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'Sheffield Steel'

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From 'A Yeoman's Letters', P.T. Ross.

Trooper, Boer War.

Did I ever use the bay'nit, sir?

In the far off Transvaal War,

Where I fought for Queen and country, sir,

Against the wily Boer.

Aye, many a time and oft, sir,

I've bared the trusty blade,

And blessed the dear old Homeland, sir,

Where it was carefully made.

• Chorus

Then here's to the British bay'nit

Made of Sheffield steel,

And here's to the men who bore it -

Stalwart men and leal.

You notice the dents on the edge, sir

At Bronkhurst Spruit they were done;

I was getting a door for a fire,

For out of wood we had run.

I was smiting hard at the door, sir,

Or rafter, I'm not sure which,

When I struck on an iron screw, sir,

And the bay'nit got this niche.

'Tis my mighty Excalibur, sir,

I've use it in joy and grief,

For digging up many a tater,

Or opening bully beef.

I have used it for breaking wire,

Making tents 'gainst rain and sun;

I have used it as a hoof-pick,

In a hundred ways and one.

Oh, how did the point get blunted, sir?

I was driving it home

As a picketing peg for my horse,

So that he should not roam.

I drove it in a little, sir,

And then in my haste, alas,

I stubbed the point on a rock, sir,

Some inches below the grass.

You ask if it e'er took a life, sir?

Aye, I mind the time full well;

I had spotted him by a farm, sir,

And went for him with a yell.

He tried to escape me hard, sir,

But I plunged it in his side,

And there by his own backyard, sir,

A healthy porker died.

But did I draw it in action?

You ask me roughly now.

Yes, we were taking a kopje,

The foe were on the brow.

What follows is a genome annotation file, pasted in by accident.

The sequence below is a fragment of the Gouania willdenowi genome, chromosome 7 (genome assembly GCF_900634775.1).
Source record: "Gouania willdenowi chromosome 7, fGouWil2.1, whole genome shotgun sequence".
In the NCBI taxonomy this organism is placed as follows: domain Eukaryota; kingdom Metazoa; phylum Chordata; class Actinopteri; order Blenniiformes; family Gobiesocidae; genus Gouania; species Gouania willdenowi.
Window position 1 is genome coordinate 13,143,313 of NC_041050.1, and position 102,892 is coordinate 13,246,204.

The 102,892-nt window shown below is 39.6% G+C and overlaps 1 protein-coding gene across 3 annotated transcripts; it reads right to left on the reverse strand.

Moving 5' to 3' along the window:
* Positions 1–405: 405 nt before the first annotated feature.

We drew and fixed our bay'nits,

The sun shone on the steel:

Death to the sniping beggars

We were about to deal.

Then, sweating and a-puffing,

We scaled the rocky heights,

But when we reaches the top, sir,

The foe was out of sight.

Has it e'er drawn human blood?

Yes once, I grieve to say;

It was not in a battle,

Or any bloody fray;

'Twas just outside Pretoria,

The deed was never meant,

I slipped and fell on the point, sir,

'Twas quite by accident.

• Chorus

Then here's to the British bay'nit

Made of Sheffield steel,

And here's to the men who bore it -

Stalwart men and leal.

And here's to the Millennium,

The time of peaceful peace,

When neighbours shall love each other,

And wicked wars shall cease.

From "A Yeoman's Letters," PT Ross, 1901

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Fantastic ! It's a bit Kiplingesque (as they say down Attercliffe) don't you think? . Can't help thinking about Cprl Jones lol

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I was going to put 'They dont' like it up em' ! in the title !

Dean.

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Thanks for that Dean, Its great ! I am going to use it at our Retired Men's Forum Poetry morning next month.

John

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Hope they enjoy it johnm.

Dean.

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